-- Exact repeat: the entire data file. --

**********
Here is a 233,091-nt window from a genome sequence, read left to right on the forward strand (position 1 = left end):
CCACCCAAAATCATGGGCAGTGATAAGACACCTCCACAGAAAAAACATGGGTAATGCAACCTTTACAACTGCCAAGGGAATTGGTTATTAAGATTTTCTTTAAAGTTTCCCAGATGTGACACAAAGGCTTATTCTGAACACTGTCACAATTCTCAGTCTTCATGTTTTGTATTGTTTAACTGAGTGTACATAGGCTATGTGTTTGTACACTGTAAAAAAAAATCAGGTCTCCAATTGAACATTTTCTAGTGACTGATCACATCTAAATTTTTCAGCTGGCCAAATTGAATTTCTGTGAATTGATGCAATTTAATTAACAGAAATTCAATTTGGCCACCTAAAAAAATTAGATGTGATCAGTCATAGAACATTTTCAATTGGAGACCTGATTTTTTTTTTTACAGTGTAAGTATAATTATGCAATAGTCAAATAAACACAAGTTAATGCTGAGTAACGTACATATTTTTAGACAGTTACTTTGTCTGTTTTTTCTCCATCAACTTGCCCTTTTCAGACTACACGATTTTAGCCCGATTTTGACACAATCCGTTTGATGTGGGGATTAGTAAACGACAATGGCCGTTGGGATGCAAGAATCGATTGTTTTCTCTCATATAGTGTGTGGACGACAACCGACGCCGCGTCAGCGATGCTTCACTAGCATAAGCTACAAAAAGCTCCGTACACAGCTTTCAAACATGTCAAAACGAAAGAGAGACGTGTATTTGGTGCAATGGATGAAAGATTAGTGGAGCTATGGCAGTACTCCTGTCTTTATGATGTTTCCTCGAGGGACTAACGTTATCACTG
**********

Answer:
Here is a 233,091-nt window from a genome sequence, read left to right on the forward strand (position 1 = left end):
CCACCCAAAATCATGGGCAGTGATAAGACACCTCCACAGAAAAAACATGGGTAATGCAACCTTTACAACTGCCAAGGGAATTGGTTATTAAGATTTTCTTTAAAGTTTCCCAGATGTGACACAAAGGCTTATTCTGAACACTGTCACAATTCTCAGTCTTCATGTTTTGTATTGTTTAACTGAGTGTACATAGGCTATGTGTTTGTACACTGTAAAAAAAAATCAGGTCTCCAATTGAACATTTTCTAGTGACTGATCACATCTAAATTTTTCAGCTGGCCAAATTGAATTTCTGTGAATTGATGCAATTTAATTAACAGAAATTCAATTTGGCCACCTAAAAAAATTAGATGTGATCAGTCATAGAACATTTTCAATTGGAGACCTGATTTTTTTTTTTACAGTGTAAGTATAATTATGCAATAGTCAAATAAACACAAGTTAATGCTGAGTAACGTACATATTTTTAGACAGTTACTTTGTCTGTTTTTTCTCCATCAACTTGCCCTTTTCAGACTACACGATTTTAGCCCGATTTTGACACAATCCGTTTGATGTGGGGATTAGTAAACGACAATGGCCGTTGGGATGCAAGAATCGATTGTTTTCTCTCATATAGTGTGTGGACGACAACCGACGCCGCGTCAGCGATGCTTCACTAGCATAAGCTACAAAAAGCTCCGTACACAGCTTTCAAACATGTCAAAACGAAAGAGAGACGTGTATTTGGTGCAATGGATGAAAGATTAGTGGAGCTATGGCAGTACTCCTGTCTTTATGATGTTTCCTCGAGGGACTAACGTTATCACTG